Monday, March 31, 2014

Organizational Tools for School Counselors: Google Drive and Google Docs

Monday, March 31, 2014

I hate to admit that I have been kind of a slow starter when it comes to using Google Docs and Google Drive. Maybe it was the winter blahs, but now that it is spring, I am ready to incorporate Docs and Drive in my office! 

 What is Google Docs and Google Drive? 

Google Docs is a productivity app that allows school counselors to create different types of online documents, work on them in real time, and store them in their online Google Drive. The great thing about Google Docs is that you can access your documents from any place, any computer, or even without the internet!

New to Google Docs? Check out this starter kit from Google.

Google Docs Starter Kit  

This past Sunday, SCOPE or the School Counselor Online Professional Exchange, sponsored an online event featuring the organizational advantages of using Google Docs and Google Drive in school counseling. This event was hosted by Maryland's new School Counselor of the Year, Jeremy Goldman.

SCOPE Online Event-Google Docs and Google Drive



 


Still don't know where to start, check out this tutorial on how to create a Google document.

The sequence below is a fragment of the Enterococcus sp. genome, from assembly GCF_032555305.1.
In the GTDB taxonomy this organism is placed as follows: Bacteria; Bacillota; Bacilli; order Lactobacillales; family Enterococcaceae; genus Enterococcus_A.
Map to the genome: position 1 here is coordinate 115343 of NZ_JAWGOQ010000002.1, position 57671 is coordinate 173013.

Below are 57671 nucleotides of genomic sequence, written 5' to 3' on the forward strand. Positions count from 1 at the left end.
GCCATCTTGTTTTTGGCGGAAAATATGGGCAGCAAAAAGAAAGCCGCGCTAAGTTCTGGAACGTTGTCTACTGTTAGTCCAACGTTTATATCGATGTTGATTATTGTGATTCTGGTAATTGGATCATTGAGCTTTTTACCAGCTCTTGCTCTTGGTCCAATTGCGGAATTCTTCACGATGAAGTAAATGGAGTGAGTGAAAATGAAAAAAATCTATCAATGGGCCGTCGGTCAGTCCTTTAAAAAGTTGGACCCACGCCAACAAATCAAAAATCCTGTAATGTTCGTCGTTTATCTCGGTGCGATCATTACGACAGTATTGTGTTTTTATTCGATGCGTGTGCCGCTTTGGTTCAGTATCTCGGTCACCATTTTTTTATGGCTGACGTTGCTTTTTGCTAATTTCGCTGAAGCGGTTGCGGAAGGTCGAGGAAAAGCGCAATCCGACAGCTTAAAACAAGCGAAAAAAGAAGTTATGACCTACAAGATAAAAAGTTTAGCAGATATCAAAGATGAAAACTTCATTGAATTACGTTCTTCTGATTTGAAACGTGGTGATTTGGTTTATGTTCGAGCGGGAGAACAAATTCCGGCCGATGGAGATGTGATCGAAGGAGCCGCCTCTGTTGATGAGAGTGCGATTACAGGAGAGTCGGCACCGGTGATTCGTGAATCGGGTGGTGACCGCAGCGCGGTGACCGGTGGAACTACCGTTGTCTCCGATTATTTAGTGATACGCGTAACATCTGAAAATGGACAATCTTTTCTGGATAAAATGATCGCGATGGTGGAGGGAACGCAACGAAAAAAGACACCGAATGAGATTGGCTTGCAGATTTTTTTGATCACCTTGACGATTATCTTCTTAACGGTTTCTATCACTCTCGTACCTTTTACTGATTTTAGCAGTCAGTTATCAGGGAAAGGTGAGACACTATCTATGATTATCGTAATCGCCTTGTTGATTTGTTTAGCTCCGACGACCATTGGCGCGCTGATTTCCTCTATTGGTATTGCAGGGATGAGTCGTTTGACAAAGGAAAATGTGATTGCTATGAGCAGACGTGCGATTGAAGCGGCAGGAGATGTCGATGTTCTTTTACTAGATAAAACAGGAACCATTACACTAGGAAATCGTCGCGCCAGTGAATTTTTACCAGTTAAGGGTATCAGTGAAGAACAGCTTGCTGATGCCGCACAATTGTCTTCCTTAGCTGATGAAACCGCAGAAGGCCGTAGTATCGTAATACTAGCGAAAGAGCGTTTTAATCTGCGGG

Google Docs Tutorial

 

  Here is another school counselor using Google Docs in her PK-12 school counselor practice!


Check out the blog by The Independent School Counselor and her post on Google forms.


Check out this great website by Jeremy!


Pikesville High School Website

Pikesville High School School Counseling Website
Check out this fantastic school counseling site for great ideas to incorporate in your school counseling department.



Check out this great site from the school counseling tech guru, The Counseling Geek...

 

The Counseling Geek

The Counseling Geek
A great site to show school counselors how to incorporate technology into their practice!





Want to know more about how to incorporate technology in your office?  Think about attending the ASCA Pre-Conference on Marketing and Branding Your School Counseling Program.

You can meet the Maryland School Counselor of the Year and the Counseling Geek in person.  Attend the ASCA14 Pre-Conference called "Branding and Marketing Your School Counseling Program".

 Branding & Marketing Your School Counseling Program





Oh, check out the latest edition of the School Counseling Magazine with great information on technology!